Lutkehaus, N. (2008). Margaret Mead. The Making of an American Icon. Princeton, NJ: Princeton University Press.

Paidipaty, P. (2020). Tortoises all the Way Down: Geertz, Cybernetics and Culture at the End of the Cold War. Anthropological Theory, 20(1), 97–129.

Scott, J.W. (2024). On Rereading Clifford Geertz’s The Interpretation of Cultures 50 Years After the Fact. Sociologica, 18(1), 95–102.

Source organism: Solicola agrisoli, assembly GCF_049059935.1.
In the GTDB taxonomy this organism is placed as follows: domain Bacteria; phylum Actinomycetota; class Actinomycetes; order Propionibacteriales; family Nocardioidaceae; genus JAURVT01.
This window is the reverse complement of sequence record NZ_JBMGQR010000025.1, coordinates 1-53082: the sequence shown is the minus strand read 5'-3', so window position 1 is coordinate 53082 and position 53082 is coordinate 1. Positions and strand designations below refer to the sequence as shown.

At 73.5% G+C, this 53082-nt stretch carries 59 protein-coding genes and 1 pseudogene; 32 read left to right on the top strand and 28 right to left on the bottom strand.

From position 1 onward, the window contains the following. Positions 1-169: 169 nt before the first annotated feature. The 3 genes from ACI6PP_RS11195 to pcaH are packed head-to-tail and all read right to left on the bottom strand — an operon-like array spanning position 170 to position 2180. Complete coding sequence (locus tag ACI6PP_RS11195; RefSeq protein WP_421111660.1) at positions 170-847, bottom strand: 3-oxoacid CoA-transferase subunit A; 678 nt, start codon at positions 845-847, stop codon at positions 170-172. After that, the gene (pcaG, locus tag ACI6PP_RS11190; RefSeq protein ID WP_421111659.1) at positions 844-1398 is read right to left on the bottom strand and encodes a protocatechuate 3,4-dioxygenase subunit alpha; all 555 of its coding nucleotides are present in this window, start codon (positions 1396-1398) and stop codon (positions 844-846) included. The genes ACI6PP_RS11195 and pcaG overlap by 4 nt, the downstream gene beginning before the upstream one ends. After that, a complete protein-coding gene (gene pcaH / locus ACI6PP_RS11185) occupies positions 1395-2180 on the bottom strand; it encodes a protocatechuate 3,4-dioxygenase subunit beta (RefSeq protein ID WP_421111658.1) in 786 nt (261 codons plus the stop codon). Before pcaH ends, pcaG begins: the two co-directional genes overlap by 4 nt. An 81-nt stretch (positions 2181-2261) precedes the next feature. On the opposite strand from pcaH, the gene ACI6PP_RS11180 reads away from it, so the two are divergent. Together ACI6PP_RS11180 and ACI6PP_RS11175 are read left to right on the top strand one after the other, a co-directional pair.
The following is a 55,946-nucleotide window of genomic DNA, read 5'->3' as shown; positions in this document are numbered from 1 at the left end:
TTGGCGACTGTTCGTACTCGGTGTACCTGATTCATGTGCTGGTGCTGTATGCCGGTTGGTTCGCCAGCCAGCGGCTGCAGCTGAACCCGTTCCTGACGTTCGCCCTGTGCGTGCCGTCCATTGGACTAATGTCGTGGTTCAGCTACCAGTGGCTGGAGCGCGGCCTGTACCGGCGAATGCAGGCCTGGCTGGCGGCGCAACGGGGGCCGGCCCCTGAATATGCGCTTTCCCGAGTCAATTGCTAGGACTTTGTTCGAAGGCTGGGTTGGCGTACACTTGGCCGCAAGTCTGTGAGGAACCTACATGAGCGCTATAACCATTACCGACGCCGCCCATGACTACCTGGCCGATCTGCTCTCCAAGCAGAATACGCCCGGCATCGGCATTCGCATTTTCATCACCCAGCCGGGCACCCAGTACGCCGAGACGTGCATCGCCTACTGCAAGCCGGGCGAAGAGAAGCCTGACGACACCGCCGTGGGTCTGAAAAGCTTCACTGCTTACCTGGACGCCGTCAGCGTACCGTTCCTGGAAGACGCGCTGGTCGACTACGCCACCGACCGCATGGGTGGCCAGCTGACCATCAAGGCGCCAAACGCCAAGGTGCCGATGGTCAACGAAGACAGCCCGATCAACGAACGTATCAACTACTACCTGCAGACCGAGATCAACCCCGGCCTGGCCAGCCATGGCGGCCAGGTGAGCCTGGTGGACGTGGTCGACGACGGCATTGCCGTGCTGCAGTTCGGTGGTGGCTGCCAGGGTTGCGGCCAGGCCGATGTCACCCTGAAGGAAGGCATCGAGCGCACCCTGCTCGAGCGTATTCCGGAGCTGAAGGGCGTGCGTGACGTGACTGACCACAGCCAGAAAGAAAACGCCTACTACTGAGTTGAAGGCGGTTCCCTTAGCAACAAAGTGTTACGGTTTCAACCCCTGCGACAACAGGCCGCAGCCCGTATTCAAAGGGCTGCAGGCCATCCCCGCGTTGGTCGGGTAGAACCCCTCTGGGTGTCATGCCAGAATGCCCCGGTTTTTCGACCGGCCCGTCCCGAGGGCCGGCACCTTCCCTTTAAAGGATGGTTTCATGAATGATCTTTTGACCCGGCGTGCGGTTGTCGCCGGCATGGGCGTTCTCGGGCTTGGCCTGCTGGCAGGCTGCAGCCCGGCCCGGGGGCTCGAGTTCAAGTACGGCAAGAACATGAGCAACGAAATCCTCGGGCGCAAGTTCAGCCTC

Susen, S. (2024). The Interpretation of Cultures: Geertz Is Still in Town. Sociologica, 18(1), 25–63.

Swidler, A. (1996). Geertz’s Ambiguous Legacy. Contemporary Sociology, 25(3), 299–302.

Swidler, A., & Jepperson, R.L. (2024). Interpretation, Explanation and Theories of Meaning. Sociologica, 18(1), 65–85.

  1. Besides the authors of this introduction (Cossu, 2021 & 2022; Bortolini, 2023 & 2024), the only contemporary scholar who focuses on Geertz’s pre-interpretive work is the Chicago historian Joel Isaac (2018 & 2022). Another notable exception is Paidipaty (2020).↩︎